Leroy Burgess: »The old ego thing. The old ego question. That’s what it boils to. Everybody’s got a ego. We all carry it with us, you know? Patrick had an ego, Fonda had an ego, I’ve got an ego, you know what I’m sayin’? You have to leave some of that at the door, if you want to succeed creatively. Do you all remember when Quincy Jones did ’We Are the World’? ‘USA for Africa’ and all the different artists that came in? There you’ve got Bruce Springsteen and Diana Ross and Michael Jackson.

They’re all walking through the door. They’re all fabulous. ‘I’m fabulous. Oh, here I am. La, la, la. Oh no, this is not right, it has to be, I need this and I need that…’ You’ve got fifty artists in this room all going: ‘Ah, I’m fabulous, do me. ’ No work will ever get done. Quincy puts up a sign. Big as hell: ‘Leave your egos at the door.’ Ok? When you drop that, than it’s like: We just people and we can kick it together. And we can work together and we can do a track together or we can sing together or do whatever together.

Because it’s not like I’m thinking: ‘I’m Mr. Fabulous, mind my way. Thank you everyone.’ I’m just thinking: ‘I’m Michael Jackson and I’m working with Lionel, I’m working with Dionne. Everyone is just straight up. There are not ‘Dionne Waaaarwick’, they’re just Dionne Warwick, you know? When it comes down to it and you drop that ego and you drop that façade that’s when working and collaborating becomes easy. When we all drop our façades. You understand? Hope that was helpful. What else you got for me?«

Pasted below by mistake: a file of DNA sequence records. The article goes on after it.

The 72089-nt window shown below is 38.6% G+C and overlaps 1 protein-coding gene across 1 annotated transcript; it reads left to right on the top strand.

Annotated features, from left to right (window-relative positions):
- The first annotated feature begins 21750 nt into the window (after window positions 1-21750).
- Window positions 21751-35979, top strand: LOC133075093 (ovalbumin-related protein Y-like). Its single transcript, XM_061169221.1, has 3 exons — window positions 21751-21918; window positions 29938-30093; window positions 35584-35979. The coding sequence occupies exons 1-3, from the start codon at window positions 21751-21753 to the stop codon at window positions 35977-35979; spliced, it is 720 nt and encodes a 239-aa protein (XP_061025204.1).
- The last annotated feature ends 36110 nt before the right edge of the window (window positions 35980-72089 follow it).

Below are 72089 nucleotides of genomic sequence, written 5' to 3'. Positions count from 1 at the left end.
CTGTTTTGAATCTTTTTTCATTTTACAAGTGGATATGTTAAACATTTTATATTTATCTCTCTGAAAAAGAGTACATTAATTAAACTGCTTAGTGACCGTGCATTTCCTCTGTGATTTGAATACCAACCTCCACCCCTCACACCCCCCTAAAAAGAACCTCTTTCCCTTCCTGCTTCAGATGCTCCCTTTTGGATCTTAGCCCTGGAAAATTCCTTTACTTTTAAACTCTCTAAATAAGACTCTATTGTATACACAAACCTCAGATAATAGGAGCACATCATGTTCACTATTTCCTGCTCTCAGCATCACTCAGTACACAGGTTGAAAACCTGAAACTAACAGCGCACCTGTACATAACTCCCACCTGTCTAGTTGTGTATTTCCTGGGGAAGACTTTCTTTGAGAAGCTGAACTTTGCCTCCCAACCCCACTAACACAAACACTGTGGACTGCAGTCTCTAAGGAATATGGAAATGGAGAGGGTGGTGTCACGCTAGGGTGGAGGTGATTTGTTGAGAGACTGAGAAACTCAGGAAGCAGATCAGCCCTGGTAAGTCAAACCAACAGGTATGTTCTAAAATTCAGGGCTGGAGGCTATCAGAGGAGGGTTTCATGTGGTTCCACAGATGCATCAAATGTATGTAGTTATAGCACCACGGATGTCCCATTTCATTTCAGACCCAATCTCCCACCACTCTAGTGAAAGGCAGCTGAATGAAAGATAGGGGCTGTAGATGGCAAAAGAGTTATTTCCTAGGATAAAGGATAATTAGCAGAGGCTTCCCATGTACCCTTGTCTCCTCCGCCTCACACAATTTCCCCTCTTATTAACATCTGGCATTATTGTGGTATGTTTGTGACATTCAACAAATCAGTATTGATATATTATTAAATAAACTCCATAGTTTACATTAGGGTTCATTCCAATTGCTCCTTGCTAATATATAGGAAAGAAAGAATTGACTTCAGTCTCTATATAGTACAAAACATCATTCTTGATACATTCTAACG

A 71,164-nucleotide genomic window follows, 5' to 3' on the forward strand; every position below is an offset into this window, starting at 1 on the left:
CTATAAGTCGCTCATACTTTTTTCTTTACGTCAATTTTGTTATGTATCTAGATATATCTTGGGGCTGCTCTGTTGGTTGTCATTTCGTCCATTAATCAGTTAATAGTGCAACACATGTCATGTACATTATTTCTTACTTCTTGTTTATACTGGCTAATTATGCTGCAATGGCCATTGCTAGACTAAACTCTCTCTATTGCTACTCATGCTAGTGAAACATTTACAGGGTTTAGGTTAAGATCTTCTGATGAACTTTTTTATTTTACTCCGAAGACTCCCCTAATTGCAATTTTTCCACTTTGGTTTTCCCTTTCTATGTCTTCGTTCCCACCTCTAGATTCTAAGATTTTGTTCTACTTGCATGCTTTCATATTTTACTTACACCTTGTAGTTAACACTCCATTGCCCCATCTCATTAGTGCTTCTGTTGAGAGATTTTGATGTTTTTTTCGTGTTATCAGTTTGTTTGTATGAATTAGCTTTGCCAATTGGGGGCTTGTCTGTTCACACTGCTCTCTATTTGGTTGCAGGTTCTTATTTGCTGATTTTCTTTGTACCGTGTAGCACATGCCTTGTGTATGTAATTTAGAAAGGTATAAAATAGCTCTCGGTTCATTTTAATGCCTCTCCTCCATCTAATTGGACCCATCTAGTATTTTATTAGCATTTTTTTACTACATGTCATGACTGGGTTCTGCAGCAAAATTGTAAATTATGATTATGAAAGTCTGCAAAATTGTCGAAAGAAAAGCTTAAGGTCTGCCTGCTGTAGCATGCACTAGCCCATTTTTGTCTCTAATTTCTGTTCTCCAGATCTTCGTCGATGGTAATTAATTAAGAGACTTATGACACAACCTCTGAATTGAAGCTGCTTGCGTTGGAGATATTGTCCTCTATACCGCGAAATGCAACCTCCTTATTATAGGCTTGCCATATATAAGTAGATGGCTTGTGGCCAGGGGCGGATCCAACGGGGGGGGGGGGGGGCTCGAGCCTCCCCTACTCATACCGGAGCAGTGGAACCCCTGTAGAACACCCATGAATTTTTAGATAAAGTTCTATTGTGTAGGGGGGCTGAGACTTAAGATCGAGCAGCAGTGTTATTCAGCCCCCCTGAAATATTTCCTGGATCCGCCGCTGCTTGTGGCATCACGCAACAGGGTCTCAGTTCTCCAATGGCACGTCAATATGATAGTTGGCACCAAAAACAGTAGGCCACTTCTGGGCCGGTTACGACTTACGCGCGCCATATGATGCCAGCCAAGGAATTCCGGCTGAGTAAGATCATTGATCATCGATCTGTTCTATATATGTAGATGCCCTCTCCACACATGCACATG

RBMA: »Anybody else?«

Leroy Burgess: »You always got…give him the mic, give him the mic.«

RBMA: »I can see it in your eyes, when you talk about your family and people that may not be in direct relation to you as family. And I think it’s important like even right now we’re developing a new family. Maybe you could just elaborate on how important it is to you to kind of create, whether it’s Paris or New York or Germany or whatnot, but how important it is to really create those connections with artists, you want to work with and open new doors with?«

Leroy Burgess: »That’s very, very eloquent, very, very well put. You know what you’re real family is outside of what we consider our immediate family? The family of man. The family of mankind. I’m as much your brother and your brother and your brother as you all are my brothers and sisters. Realizing that gets me over a lot of humps. Alright? It makes it easy for me to talk to you guys.

No matter, where you come from. No matter, what language you speak. No matter, what color or whatever. You know, if I start looking at it like these are my brothers and sisters right here, and my aunts and uncles and whatever, you know what I’m sayin’? That makes it easy for me. And I want it easy ‘cause I want to talk to you. You understand? I need to talk to y’all. I need to feel y’all and what y’all sayin’. You understand? It needs to be a part of me and the only way for me to open up.

Leave that ego and, slash, prejudices at the door. You understand? Because, in order for anything to move, communication’ got to be there. We got to be able to talk to each other. We got to be able to sit in the same room and have a drink and have some food and smoke a joint.«

»You know, we got to be able to do that without takin’ each others heads off all the fuckin’ time. You know? Without harboring: ‘Oh, this motherfucker…’ That back in the mind animosity. When we throw all of that away, get let go of all of that, we become a family of man, you understand? And when you’re in a family, you want to be able to talk to your brother and your sister and you want them to talk back to you and feel you. You understand? So, yeah, that’s how we go about that. Just drop all the façade and say: ‘You know what? Just being here is cool. Just being here is everything.’